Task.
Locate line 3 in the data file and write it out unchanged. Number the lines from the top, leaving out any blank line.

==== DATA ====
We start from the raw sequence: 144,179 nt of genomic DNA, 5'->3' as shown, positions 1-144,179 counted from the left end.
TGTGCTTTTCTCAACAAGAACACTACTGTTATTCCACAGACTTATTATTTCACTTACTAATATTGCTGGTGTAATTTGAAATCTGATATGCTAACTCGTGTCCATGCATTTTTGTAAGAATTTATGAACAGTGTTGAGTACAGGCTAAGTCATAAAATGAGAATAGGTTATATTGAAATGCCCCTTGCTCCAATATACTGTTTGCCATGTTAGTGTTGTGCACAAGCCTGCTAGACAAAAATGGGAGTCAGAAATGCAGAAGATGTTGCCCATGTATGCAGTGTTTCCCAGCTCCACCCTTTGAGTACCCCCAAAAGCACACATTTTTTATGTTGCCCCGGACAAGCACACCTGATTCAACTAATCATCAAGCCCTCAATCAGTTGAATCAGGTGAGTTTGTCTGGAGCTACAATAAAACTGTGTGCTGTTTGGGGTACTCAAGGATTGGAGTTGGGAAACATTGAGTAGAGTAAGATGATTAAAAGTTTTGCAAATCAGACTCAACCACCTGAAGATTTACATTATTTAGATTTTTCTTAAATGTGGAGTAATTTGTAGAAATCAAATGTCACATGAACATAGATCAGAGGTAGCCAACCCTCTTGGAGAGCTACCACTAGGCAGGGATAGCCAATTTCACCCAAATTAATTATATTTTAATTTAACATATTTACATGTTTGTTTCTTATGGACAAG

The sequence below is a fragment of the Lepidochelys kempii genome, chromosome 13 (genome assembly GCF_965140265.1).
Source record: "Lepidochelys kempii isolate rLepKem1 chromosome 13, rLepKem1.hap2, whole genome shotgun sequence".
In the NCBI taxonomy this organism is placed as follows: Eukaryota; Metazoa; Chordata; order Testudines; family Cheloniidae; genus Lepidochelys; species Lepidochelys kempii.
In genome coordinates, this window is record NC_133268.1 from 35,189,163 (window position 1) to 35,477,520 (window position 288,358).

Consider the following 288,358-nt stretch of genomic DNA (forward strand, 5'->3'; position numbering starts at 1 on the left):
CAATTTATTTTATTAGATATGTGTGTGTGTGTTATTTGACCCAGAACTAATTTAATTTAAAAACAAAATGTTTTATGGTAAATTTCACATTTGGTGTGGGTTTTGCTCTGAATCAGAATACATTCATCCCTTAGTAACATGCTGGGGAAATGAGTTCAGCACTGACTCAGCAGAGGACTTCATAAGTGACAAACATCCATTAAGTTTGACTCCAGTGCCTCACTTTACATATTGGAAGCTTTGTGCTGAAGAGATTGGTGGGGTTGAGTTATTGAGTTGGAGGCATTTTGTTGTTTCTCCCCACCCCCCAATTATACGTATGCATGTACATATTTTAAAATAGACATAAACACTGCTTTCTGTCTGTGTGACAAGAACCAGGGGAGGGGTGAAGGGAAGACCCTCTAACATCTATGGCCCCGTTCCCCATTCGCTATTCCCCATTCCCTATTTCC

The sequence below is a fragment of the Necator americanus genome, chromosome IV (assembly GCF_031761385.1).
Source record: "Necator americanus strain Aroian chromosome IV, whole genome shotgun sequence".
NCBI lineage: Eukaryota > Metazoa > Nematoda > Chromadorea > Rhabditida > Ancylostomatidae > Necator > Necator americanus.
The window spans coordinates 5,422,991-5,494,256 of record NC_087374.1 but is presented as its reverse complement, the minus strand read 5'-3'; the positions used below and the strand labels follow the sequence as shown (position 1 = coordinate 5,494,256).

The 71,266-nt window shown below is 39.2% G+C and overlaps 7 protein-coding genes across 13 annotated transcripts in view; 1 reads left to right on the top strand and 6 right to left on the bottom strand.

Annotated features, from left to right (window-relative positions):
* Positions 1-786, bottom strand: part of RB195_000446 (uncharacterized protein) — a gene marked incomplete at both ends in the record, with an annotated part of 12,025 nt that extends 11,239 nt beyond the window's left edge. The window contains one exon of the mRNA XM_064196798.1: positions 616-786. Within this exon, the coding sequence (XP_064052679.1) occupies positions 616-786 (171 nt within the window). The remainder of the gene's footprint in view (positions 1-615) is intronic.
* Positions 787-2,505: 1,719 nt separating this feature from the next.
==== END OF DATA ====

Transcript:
The sequence below is a fragment of the Lepidochelys kempii genome, chromosome 13 (genome assembly GCF_965140265.1).